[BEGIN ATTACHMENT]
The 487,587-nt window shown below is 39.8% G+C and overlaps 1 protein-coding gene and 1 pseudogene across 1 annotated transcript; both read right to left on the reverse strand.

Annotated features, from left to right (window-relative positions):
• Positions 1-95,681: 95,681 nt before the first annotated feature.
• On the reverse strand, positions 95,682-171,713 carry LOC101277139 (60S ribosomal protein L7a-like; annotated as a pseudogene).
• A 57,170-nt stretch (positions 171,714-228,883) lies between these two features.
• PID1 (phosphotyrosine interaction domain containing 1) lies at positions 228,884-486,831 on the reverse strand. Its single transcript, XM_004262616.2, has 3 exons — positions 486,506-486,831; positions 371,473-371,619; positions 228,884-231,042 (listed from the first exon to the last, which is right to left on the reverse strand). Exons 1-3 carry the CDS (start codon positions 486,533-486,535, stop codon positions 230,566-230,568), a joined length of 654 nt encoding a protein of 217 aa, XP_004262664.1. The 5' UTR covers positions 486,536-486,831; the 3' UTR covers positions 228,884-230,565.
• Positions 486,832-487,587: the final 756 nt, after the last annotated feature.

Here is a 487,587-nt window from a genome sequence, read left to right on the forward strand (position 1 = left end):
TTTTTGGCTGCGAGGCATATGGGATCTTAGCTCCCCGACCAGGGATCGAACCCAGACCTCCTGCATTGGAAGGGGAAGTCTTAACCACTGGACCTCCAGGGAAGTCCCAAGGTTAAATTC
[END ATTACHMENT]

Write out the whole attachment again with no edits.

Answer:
The 487,587-nt window shown below is 39.8% G+C and overlaps 1 protein-coding gene and 1 pseudogene across 1 annotated transcript; both read right to left on the reverse strand.

Annotated features, from left to right (window-relative positions):
• Positions 1-95,681: 95,681 nt before the first annotated feature.
• On the reverse strand, positions 95,682-171,713 carry LOC101277139 (60S ribosomal protein L7a-like; annotated as a pseudogene).
• A 57,170-nt stretch (positions 171,714-228,883) lies between these two features.
• PID1 (phosphotyrosine interaction domain containing 1) lies at positions 228,884-486,831 on the reverse strand. Its single transcript, XM_004262616.2, has 3 exons — positions 486,506-486,831; positions 371,473-371,619; positions 228,884-231,042 (listed from the first exon to the last, which is right to left on the reverse strand). Exons 1-3 carry the CDS (start codon positions 486,533-486,535, stop codon positions 230,566-230,568), a joined length of 654 nt encoding a protein of 217 aa, XP_004262664.1. The 5' UTR covers positions 486,536-486,831; the 3' UTR covers positions 228,884-230,565.
• Positions 486,832-487,587: the final 756 nt, after the last annotated feature.

Here is a 487,587-nt window from a genome sequence, read left to right on the forward strand (position 1 = left end):
TTTTTGGCTGCGAGGCATATGGGATCTTAGCTCCCCGACCAGGGATCGAACCCAGACCTCCTGCATTGGAAGGGGAAGTCTTAACCACTGGACCTCCAGGGAAGTCCCAAGGTTAAATTC